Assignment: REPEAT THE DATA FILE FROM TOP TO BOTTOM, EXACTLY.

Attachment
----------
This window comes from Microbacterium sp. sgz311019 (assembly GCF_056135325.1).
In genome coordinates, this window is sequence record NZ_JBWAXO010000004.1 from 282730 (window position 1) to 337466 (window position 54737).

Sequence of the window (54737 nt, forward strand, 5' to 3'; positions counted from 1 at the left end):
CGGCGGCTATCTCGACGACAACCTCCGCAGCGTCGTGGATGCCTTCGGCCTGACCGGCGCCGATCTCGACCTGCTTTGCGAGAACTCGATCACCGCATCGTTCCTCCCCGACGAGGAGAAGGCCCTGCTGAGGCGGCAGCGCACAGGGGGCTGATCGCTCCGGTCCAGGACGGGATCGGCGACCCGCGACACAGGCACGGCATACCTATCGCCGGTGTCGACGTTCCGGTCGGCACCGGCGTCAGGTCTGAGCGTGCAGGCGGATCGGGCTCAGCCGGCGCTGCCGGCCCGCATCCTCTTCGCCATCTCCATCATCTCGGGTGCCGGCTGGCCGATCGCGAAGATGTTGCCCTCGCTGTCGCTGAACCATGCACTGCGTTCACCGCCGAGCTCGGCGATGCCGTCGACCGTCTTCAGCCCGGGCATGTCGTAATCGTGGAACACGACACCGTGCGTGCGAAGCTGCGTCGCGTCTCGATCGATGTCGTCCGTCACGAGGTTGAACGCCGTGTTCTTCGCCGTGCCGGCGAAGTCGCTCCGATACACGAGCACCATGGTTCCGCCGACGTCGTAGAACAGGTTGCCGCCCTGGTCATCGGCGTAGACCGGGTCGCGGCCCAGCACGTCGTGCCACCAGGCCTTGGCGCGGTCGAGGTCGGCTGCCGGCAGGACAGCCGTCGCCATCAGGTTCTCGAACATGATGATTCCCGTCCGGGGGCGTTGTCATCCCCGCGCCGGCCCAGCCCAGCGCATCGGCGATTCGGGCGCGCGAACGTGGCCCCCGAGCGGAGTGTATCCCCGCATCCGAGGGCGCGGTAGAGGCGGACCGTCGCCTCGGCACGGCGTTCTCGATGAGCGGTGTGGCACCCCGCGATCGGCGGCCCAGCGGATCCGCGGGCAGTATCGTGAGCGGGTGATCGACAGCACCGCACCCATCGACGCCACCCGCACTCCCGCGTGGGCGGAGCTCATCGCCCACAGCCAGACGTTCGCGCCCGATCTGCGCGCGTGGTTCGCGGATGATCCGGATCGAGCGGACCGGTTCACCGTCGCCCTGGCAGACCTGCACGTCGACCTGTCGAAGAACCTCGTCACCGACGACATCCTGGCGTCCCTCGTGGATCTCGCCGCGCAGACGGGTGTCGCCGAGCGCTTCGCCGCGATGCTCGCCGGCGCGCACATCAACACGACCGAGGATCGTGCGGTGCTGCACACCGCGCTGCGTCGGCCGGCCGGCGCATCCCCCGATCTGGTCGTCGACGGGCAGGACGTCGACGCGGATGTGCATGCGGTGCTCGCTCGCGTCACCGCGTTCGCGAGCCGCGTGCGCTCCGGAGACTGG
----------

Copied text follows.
This window comes from Microbacterium sp. sgz311019 (assembly GCF_056135325.1).
In genome coordinates, this window is sequence record NZ_JBWAXO010000004.1 from 282730 (window position 1) to 337466 (window position 54737).

Sequence of the window (54737 nt, forward strand, 5' to 3'; positions counted from 1 at the left end):
CGGCGGCTATCTCGACGACAACCTCCGCAGCGTCGTGGATGCCTTCGGCCTGACCGGCGCCGATCTCGACCTGCTTTGCGAGAACTCGATCACCGCATCGTTCCTCCCCGACGAGGAGAAGGCCCTGCTGAGGCGGCAGCGCACAGGGGGCTGATCGCTCCGGTCCAGGACGGGATCGGCGACCCGCGACACAGGCACGGCATACCTATCGCCGGTGTCGACGTTCCGGTCGGCACCGGCGTCAGGTCTGAGCGTGCAGGCGGATCGGGCTCAGCCGGCGCTGCCGGCCCGCATCCTCTTCGCCATCTCCATCATCTCGGGTGCCGGCTGGCCGATCGCGAAGATGTTGCCCTCGCTGTCGCTGAACCATGCACTGCGTTCACCGCCGAGCTCGGCGATGCCGTCGACCGTCTTCAGCCCGGGCATGTCGTAATCGTGGAACACGACACCGTGCGTGCGAAGCTGCGTCGCGTCTCGATCGATGTCGTCCGTCACGAGGTTGAACGCCGTGTTCTTCGCCGTGCCGGCGAAGTCGCTCCGATACACGAGCACCATGGTTCCGCCGACGTCGTAGAACAGGTTGCCGCCCTGGTCATCGGCGTAGACCGGGTCGCGGCCCAGCACGTCGTGCCACCAGGCCTTGGCGCGGTCGAGGTCGGCTGCCGGCAGGACAGCCGTCGCCATCAGGTTCTCGAACATGATGATTCCCGTCCGGGGGCGTTGTCATCCCCGCGCCGGCCCAGCCCAGCGCATCGGCGATTCGGGCGCGCGAACGTGGCCCCCGAGCGGAGTGTATCCCCGCATCCGAGGGCGCGGTAGAGGCGGACCGTCGCCTCGGCACGGCGTTCTCGATGAGCGGTGTGGCACCCCGCGATCGGCGGCCCAGCGGATCCGCGGGCAGTATCGTGAGCGGGTGATCGACAGCACCGCACCCATCGACGCCACCCGCACTCCCGCGTGGGCGGAGCTCATCGCCCACAGCCAGACGTTCGCGCCCGATCTGCGCGCGTGGTTCGCGGATGATCCGGATCGAGCGGACCGGTTCACCGTCGCCCTGGCAGACCTGCACGTCGACCTGTCGAAGAACCTCGTCACCGACGACATCCTGGCGTCCCTCGTGGATCTCGCCGCGCAGACGGGTGTCGCCGAGCGCTTCGCCGCGATGCTCGCCGGCGCGCACATCAACACGACCGAGGATCGTGCGGTGCTGCACACCGCGCTGCGTCGGCCGGCCGGCGCATCCCCCGATCTGGTCGTCGACGGGCAGGACGTCGACGCGGATGTGCATGCGGTGCTCGCTCGCGTCACCGCGTTCGCGAGCCGCGTGCGCTCCGGAGACTGG